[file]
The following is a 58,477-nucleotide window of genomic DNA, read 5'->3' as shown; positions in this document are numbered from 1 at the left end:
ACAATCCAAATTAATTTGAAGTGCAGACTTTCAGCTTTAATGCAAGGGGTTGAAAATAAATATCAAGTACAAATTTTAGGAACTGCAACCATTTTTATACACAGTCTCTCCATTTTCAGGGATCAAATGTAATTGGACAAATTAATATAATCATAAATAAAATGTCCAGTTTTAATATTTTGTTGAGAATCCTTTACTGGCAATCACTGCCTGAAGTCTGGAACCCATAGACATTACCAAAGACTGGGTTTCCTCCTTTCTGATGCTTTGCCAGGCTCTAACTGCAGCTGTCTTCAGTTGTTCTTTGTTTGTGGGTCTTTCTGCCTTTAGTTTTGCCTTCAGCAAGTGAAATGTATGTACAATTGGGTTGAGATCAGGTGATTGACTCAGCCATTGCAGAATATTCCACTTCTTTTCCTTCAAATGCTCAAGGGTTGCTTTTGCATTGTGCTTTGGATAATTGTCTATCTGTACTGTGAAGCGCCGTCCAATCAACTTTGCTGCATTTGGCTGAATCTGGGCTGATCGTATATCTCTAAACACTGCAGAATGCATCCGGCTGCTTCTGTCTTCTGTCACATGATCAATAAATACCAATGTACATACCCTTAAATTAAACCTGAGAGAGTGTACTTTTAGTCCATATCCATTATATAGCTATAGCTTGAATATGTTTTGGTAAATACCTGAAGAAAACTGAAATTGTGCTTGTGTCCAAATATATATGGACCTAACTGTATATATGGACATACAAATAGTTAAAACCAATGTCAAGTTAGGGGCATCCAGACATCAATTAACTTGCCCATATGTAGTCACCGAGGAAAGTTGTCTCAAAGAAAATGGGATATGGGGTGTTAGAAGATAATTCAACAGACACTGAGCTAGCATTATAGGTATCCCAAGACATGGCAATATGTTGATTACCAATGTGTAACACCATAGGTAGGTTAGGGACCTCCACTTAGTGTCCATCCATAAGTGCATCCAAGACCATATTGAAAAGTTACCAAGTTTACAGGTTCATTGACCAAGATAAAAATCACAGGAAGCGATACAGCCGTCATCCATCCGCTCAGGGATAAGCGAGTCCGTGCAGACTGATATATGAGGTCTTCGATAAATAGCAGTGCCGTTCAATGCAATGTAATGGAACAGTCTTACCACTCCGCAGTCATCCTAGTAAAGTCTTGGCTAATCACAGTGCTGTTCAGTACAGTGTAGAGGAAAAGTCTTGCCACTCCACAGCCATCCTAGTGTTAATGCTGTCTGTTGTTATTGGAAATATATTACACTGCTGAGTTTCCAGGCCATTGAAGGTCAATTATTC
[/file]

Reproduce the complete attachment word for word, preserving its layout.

The following is a 58,477-nucleotide window of genomic DNA, read 5'->3' as shown; positions in this document are numbered from 1 at the left end:
ACAATCCAAATTAATTTGAAGTGCAGACTTTCAGCTTTAATGCAAGGGGTTGAAAATAAATATCAAGTACAAATTTTAGGAACTGCAACCATTTTTATACACAGTCTCTCCATTTTCAGGGATCAAATGTAATTGGACAAATTAATATAATCATAAATAAAATGTCCAGTTTTAATATTTTGTTGAGAATCCTTTACTGGCAATCACTGCCTGAAGTCTGGAACCCATAGACATTACCAAAGACTGGGTTTCCTCCTTTCTGATGCTTTGCCAGGCTCTAACTGCAGCTGTCTTCAGTTGTTCTTTGTTTGTGGGTCTTTCTGCCTTTAGTTTTGCCTTCAGCAAGTGAAATGTATGTACAATTGGGTTGAGATCAGGTGATTGACTCAGCCATTGCAGAATATTCCACTTCTTTTCCTTCAAATGCTCAAGGGTTGCTTTTGCATTGTGCTTTGGATAATTGTCTATCTGTACTGTGAAGCGCCGTCCAATCAACTTTGCTGCATTTGGCTGAATCTGGGCTGATCGTATATCTCTAAACACTGCAGAATGCATCCGGCTGCTTCTGTCTTCTGTCACATGATCAATAAATACCAATGTACATACCCTTAAATTAAACCTGAGAGAGTGTACTTTTAGTCCATATCCATTATATAGCTATAGCTTGAATATGTTTTGGTAAATACCTGAAGAAAACTGAAATTGTGCTTGTGTCCAAATATATATGGACCTAACTGTATATATGGACATACAAATAGTTAAAACCAATGTCAAGTTAGGGGCATCCAGACATCAATTAACTTGCCCATATGTAGTCACCGAGGAAAGTTGTCTCAAAGAAAATGGGATATGGGGTGTTAGAAGATAATTCAACAGACACTGAGCTAGCATTATAGGTATCCCAAGACATGGCAATATGTTGATTACCAATGTGTAACACCATAGGTAGGTTAGGGACCTCCACTTAGTGTCCATCCATAAGTGCATCCAAGACCATATTGAAAAGTTACCAAGTTTACAGGTTCATTGACCAAGATAAAAATCACAGGAAGCGATACAGCCGTCATCCATCCGCTCAGGGATAAGCGAGTCCGTGCAGACTGATATATGAGGTCTTCGATAAATAGCAGTGCCGTTCAATGCAATGTAATGGAACAGTCTTACCACTCCGCAGTCATCCTAGTAAAGTCTTGGCTAATCACAGTGCTGTTCAGTACAGTGTAGAGGAAAAGTCTTGCCACTCCACAGCCATCCTAGTGTTAATGCTGTCTGTTGTTATTGGAAATATATTACACTGCTGAGTTTCCAGGCCATTGAAGGTCAATTATTC